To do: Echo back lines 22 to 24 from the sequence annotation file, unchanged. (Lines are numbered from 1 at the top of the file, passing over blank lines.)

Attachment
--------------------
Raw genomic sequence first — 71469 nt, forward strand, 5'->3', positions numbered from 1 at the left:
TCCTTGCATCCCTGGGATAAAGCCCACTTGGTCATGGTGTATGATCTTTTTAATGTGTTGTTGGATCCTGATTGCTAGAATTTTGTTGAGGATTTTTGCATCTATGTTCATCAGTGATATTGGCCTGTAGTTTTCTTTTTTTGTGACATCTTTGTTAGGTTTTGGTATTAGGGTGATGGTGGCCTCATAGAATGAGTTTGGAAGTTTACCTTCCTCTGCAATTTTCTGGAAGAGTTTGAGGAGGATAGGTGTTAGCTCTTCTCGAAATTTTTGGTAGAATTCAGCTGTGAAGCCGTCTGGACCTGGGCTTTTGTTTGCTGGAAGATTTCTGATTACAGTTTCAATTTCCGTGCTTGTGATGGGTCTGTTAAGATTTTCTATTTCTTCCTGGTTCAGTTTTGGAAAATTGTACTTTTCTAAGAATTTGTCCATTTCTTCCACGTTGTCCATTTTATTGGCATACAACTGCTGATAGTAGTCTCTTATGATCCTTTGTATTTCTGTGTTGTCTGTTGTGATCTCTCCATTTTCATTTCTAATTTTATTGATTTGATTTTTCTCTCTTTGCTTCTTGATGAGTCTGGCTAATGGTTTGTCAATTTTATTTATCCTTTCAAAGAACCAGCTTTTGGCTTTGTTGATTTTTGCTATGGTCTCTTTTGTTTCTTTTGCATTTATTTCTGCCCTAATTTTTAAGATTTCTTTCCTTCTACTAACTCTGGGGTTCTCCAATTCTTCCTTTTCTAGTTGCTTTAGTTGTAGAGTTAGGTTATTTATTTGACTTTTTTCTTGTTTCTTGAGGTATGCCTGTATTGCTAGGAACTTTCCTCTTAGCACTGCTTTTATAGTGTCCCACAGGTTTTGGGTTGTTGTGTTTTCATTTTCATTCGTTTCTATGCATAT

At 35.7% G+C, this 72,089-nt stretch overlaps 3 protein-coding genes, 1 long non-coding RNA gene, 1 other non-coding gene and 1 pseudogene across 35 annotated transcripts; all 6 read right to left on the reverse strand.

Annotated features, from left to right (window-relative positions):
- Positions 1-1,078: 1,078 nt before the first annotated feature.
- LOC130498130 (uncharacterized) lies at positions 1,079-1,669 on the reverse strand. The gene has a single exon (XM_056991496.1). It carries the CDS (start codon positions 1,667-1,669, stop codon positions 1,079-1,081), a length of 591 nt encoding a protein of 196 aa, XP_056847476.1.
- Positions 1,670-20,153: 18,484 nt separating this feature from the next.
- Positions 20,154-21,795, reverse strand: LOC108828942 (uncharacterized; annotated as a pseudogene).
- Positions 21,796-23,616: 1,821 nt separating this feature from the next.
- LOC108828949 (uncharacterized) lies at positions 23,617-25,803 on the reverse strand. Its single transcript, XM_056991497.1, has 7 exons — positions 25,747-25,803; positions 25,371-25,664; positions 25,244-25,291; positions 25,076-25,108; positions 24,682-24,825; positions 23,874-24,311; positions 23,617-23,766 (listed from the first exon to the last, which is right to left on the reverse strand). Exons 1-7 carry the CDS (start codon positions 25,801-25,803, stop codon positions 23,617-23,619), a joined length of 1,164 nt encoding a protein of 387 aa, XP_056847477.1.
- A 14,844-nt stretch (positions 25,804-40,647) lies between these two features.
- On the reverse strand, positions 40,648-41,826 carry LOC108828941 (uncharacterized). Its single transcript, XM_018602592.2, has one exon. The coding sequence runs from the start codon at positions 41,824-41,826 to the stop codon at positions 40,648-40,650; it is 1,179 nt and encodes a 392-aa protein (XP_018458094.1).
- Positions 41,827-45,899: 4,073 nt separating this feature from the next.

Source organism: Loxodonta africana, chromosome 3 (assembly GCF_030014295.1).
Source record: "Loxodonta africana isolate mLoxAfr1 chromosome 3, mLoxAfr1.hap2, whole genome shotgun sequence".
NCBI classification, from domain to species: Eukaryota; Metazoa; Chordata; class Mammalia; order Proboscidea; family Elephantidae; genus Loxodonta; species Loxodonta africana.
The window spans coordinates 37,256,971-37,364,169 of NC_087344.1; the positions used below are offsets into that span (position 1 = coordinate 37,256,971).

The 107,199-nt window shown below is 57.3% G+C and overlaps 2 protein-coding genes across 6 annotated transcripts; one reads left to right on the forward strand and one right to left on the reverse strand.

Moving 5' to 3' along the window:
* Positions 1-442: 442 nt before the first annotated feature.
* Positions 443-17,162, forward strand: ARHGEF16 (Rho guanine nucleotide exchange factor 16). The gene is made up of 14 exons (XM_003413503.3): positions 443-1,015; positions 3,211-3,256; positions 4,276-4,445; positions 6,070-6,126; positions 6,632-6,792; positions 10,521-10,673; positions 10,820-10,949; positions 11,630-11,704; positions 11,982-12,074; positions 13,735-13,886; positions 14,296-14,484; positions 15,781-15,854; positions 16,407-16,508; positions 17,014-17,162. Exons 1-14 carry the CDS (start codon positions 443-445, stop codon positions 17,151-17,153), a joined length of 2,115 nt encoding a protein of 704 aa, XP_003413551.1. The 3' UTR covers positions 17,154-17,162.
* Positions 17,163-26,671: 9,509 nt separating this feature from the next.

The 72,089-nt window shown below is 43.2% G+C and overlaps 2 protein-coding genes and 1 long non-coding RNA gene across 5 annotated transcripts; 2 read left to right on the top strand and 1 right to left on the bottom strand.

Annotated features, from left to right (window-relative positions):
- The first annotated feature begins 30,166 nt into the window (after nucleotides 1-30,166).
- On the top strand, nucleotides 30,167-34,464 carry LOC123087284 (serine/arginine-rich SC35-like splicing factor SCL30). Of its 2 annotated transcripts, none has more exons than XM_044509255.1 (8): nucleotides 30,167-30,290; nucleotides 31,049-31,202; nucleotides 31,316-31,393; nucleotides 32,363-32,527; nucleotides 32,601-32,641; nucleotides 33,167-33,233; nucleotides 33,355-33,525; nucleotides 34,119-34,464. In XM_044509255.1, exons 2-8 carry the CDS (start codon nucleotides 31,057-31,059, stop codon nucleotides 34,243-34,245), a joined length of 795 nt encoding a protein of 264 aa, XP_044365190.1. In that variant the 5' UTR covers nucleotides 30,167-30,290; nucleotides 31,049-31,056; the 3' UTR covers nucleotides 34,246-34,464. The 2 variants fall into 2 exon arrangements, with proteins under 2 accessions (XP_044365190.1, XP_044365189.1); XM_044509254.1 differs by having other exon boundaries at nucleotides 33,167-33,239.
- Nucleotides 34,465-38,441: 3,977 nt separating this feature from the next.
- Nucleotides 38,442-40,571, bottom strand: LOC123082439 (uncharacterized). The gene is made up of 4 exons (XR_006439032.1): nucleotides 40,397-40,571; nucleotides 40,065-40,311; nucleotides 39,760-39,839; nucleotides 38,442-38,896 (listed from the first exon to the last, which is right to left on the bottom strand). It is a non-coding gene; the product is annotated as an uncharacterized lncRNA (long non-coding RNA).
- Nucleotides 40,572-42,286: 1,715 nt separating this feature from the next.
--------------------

* Positions 17,163-26,671: 9,509 nt separating this feature from the next.

The 72,089-nt window shown below is 43.2% G+C and overlaps 2 protein-coding genes and 1 long non-coding RNA gene across 5 annotated transcripts; 2 read left to right on the top strand and 1 right to left on the bottom strand.

Annotated features, from left to right (window-relative positions):